Genetic architecture of heart disease

Matters of the heart

Dissecting the genetic architecture of heart disease

By Professor Sir Nilesh Samani, Department of Cardiovascular Sciences

Our world is a work in progress

Explore research at Leicester

For more than three decades Professor Sir Nilesh Samani has been at the forefront of research investigating the inherited basis of common cardiovascular diseases. These diseases include high blood pressure (hypertension) and coronary artery disease, the cause of angina and heart attacks.   

Professor Samani’s ambition has been to truly comprehend why these diseases occur more commonly in some families but not others. This not an easy task as they have a substantial but complex genetic architecture requiring sophisticated deciphering. 

By assembling some of the best clinical cohorts for his research, such as the British Heart Foundation Family Heart Study (BHF-FHS) and the Genetic Regulation of Arterial Pressure in the Community study (GRAPHIC), and working with national and international collaborators, Professor Samani has led efforts using the latest technologies to discover genetic changes in an individual’s DNA that increase their risk of heart disease.  

Several hundreds of these changes have now been successfully identified, which has revolutionised our understanding of the causes of heart disease.    

Risk-affecting genes 

Professor Samani’s discoveries have major potential implications for science, development of new treatments, clinical practice, and patients. The new genes identified that affect the risk of developing coronary artery disease or hypertension offer opportunities to develop new treatments to tackle these major diseases. Professor Samani’s team have dissected the underlying mechanisms by which some of these genes affect risk, thereby helping this translation.  

The discoveries have also had a profound impact on how the pharmaceutical industry prioritises their targets for drug development. Previously, they relied on observational and other more circumstantial evidence, which can sometimes be misleading. Now, they put much more emphasis on having genetic evidence of the type provided by Professor Samani’s research before embarking on a costly drug development programme.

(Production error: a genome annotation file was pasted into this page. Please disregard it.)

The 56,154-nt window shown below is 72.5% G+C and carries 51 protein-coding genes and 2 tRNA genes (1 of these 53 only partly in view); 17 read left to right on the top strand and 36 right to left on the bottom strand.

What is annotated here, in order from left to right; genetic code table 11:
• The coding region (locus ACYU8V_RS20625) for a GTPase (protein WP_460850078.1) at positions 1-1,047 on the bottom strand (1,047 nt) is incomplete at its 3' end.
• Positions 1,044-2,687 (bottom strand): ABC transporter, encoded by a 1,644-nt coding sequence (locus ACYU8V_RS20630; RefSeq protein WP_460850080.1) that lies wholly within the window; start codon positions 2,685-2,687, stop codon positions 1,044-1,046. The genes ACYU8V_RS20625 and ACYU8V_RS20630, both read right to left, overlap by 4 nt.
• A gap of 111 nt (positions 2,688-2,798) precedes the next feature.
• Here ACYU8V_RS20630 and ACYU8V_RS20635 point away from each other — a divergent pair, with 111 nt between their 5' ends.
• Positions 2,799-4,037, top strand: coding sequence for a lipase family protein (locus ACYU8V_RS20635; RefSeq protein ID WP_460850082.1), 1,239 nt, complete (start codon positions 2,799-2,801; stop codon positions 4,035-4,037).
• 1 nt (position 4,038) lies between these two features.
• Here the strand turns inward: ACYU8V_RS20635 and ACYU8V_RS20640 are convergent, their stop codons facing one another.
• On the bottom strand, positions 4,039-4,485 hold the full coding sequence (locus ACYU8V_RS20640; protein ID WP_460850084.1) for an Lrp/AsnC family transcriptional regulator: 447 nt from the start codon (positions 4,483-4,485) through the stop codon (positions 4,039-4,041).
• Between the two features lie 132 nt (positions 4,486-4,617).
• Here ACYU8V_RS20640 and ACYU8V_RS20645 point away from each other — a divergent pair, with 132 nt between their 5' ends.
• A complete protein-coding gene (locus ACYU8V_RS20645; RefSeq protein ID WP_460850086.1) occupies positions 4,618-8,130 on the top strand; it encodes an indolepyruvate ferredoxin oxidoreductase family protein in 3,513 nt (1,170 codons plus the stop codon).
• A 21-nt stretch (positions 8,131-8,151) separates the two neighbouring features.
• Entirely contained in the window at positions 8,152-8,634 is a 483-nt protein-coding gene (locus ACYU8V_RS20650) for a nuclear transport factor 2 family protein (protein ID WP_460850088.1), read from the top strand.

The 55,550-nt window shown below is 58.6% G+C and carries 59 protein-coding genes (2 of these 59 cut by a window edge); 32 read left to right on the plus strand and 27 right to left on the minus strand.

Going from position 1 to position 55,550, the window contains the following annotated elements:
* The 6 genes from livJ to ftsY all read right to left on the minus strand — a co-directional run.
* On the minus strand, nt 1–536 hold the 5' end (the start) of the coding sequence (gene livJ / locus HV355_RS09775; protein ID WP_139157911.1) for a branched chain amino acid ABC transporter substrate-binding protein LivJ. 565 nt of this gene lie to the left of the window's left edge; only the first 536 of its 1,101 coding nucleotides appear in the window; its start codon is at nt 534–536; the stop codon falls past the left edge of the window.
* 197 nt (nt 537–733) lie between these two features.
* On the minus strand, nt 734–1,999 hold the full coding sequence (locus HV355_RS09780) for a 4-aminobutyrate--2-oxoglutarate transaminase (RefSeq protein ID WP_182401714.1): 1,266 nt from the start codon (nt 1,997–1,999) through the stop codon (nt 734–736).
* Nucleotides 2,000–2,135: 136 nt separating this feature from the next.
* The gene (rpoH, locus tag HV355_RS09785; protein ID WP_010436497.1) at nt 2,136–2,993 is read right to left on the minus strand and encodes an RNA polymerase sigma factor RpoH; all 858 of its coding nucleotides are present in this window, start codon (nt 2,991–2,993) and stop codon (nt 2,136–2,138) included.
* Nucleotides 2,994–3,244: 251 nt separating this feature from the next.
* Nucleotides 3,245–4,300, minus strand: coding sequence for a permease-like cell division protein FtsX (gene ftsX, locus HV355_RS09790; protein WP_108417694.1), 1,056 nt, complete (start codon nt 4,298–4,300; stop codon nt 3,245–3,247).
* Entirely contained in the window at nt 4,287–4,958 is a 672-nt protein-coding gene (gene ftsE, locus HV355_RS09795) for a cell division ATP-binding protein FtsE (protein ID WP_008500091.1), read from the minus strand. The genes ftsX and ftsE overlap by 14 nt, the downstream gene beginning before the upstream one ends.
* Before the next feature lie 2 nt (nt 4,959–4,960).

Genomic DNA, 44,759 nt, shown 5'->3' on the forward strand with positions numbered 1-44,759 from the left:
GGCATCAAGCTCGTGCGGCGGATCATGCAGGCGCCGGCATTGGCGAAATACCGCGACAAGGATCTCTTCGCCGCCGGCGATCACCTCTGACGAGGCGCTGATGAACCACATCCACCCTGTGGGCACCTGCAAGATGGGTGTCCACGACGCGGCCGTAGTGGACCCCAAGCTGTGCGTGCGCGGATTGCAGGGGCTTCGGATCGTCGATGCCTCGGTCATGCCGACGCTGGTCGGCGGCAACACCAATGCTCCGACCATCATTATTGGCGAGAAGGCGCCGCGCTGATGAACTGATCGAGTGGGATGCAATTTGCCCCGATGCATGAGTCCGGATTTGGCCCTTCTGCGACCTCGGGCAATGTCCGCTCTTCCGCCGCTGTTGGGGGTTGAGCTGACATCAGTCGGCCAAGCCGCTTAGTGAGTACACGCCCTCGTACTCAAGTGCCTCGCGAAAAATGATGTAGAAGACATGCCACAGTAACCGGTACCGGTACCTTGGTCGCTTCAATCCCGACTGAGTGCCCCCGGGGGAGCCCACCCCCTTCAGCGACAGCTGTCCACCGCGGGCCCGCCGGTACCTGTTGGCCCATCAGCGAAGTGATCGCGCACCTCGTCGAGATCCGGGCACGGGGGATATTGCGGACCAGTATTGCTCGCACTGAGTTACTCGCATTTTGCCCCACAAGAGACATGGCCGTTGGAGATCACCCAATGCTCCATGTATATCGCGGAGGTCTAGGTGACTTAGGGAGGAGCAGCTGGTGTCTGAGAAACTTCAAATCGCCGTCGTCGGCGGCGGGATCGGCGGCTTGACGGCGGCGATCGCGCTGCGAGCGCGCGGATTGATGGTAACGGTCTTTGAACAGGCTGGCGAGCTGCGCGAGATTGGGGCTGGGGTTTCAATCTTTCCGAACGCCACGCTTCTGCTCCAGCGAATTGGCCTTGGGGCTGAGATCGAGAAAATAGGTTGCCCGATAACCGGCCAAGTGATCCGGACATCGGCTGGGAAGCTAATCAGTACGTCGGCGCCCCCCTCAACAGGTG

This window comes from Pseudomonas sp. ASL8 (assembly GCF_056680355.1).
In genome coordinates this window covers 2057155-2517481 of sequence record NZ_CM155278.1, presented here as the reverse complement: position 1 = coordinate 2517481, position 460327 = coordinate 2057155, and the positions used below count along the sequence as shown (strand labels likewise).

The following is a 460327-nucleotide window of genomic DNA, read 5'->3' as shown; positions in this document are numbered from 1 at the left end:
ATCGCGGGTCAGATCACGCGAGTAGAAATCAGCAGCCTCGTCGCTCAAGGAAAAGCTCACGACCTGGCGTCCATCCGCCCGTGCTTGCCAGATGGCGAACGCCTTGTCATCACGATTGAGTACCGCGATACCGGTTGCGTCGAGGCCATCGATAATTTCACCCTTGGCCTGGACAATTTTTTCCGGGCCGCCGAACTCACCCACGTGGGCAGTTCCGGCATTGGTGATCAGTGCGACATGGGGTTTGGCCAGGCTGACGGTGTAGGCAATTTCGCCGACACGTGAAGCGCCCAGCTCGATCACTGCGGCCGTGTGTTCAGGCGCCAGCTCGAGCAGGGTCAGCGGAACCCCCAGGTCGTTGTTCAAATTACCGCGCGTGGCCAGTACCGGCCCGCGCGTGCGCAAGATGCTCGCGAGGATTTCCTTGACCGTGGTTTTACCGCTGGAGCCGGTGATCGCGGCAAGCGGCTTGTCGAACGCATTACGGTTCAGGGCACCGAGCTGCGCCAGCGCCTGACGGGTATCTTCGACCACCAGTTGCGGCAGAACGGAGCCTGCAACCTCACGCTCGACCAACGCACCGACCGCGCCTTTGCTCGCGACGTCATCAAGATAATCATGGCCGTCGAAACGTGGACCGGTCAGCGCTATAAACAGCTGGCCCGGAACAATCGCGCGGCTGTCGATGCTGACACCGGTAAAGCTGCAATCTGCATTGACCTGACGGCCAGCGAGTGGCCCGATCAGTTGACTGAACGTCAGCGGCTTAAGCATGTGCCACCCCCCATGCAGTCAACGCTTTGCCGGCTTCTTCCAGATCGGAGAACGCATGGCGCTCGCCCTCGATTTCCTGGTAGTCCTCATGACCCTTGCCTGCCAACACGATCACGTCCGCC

Predicting and preventing  

A potential benefit of equal, if not greater importance, arising from Professor Samani’s ground-breaking research, is the ability to identify people who are at increased risk before they develop the disease so that prevention measures can be initiated, halting the disease occurring at all. 

Individually, each of the changes in DNA that his research has uncovered only has a small effect on risk but when combined into a genetic risk score (often called a polygenic risk score, PRS), this can partition individuals into very different lifetime trajectories of risk. 

As Professor Samani explains: “A polygenic risk score is like the cards you are dealt with from a large deck, determined by which DNA changes your parents carry. Some people will, by chance, carry a lot of risk cards and others very few. We have shown, for example, that this can change an individual’s risk of developing coronary artery disease by a factor of three- or four-fold or more and that information on PRS adds to current clinical assessment of risk."